Yankees’ Gray looks to find his form vs. Indians

NEW YORK — Among those waiting for Sonny Gray to deliver an effective start, New York Yankees manager Aaron Boone might be his most vocal advocate.

While Gray has had a slow start, his new manager speaks in optimistic tones about the right-hander.

Although he took a loss five days ago, Gray delivered his best outing of the season, and the Yankees are hoping to see more positive results Saturday when they continue a three-game series against the Cleveland Indians at Yankee Stadium.

Gray will take the mound following a pair of pulsating victories for the Yankees, who are 13-1 in their last 14 games. After getting a 6-5 win on Thursday in Houston, the Yankees blew a five-run lead, overcame two wild pitches by Aroldis Chapman and opened the series with a 7-6 win Friday on rookie Miguel Andjuar’s walk-off RBI single off Cody Allen in the ninth inning.

Gray’s first month of this season can be best described as middling and inconsistent as he is 1-2 with a 6.67 ERA while struggling to throw first-pitch strikes. Although he was on the losing end of a 2-1 decision Monday at Houston, Gray allowed just two runs and four hits while matching a season high with six innings.

“The stuff is fine,” Boone said before Friday’s game. “The stuff is good. I think he’s really close to getting to that point where he can be a really good pitcher for us.

“That’s our expectation and I think a lot of it for him comes down to being aggressive in the strike zone, especially early in the count. I thought that was much improved last time out and I’m excited where he right now.”

Gray showed something by getting ahead of 14 of the 25 hitters he faced in his last start. He threw 97 pitches and 42 were four-seamers resulting in five strikeouts.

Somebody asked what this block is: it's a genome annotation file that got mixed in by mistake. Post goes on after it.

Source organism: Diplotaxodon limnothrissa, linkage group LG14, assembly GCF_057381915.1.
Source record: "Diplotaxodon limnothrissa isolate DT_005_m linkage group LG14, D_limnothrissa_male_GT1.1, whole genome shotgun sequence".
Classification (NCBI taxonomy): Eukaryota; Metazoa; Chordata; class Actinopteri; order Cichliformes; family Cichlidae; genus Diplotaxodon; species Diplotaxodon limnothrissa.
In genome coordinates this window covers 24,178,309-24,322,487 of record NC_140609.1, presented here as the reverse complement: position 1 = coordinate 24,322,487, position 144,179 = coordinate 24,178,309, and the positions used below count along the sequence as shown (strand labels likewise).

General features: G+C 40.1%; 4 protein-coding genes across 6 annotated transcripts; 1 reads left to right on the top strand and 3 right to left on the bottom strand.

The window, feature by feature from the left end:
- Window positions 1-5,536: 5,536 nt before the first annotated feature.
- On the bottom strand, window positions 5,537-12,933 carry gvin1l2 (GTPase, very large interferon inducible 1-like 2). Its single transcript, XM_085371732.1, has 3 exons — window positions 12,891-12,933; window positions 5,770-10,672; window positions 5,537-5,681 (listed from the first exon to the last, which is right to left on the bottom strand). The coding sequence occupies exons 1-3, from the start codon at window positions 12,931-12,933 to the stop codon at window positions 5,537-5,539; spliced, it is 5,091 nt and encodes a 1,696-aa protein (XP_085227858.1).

Gray is 5-9 with a 4.58 ERA in 17 starts since the Yankees obtained him July 31 for three prospects from the Oakland Athletics.

Austin Romine started at catcher in Gray’s last start, and though Boone is not a fan of using personal catchers, numbers indicate Gray’s performances with Romine have been better than with Gary Sanchez catching.

In four games throwing to Romine, he is 1-1 with a 3.92 ERA. In two starts pitching to Sanchez, he is 0-1 with a 15.63 ERA.

“Ultimately, it’s for me personally, I want to feel comfortable no matter what,” Gray said.

Gray is 3-3 with a 3.38 ERA in eight career regular-season starts against the Indians. He allowed two earned runs on four hits in six innings during his debut as a Yankee Aug. 3 at Cleveland and allowed three runs, three hits and four walks over 3 1/3 innings during Game 1 of last year’s ALDS.

Trevor Bauer (2-2, 2.45 ERA) starts for the Indians five days after striking out 11 in a no-decision against the Texas Rangers. Before Cleveland rallied for a 7-5 victory, he allowed two runs and four hits in 6 2/3 innings while throwing 122 pitches in his 10th double-digit strikeout game.

Bauer has been in the news for starting a twitter controversy when he criticized the spin rate of Houston Astros right-hander Charlie Morton on the four-seam fastball while hinting the Astros were using substances to impact the movement.

“We might not have had the technology before to measure how sticky stuff affects the ball, how it spins, how it moves, but all that research is clear now,” Bauer said. “We know how it affects spin rate and we know how spin rate affects outcomes and pitches and movements that have a big difference in a game, a season and each individual player’s career.”

Bauer has never reached double-digit strikeouts in consecutive games and is 3-4 with a 4.20 ERA in eight regular-season starts against the Yankees. He also is 1-1 with a 2.87 ERA in three regular-season starts at New York.

The right-hander also was 1-1 and did not give up an earned run in two postseason starts against the Yankees last year. He struck out eight in 6 2/3 innings and was the winning pitcher in Game 1 of the ALDS, when Gray was losing pitcher. Bauer then allowed four unearned runs in 1 2/3 innings in a 7-3 loss in Game 4.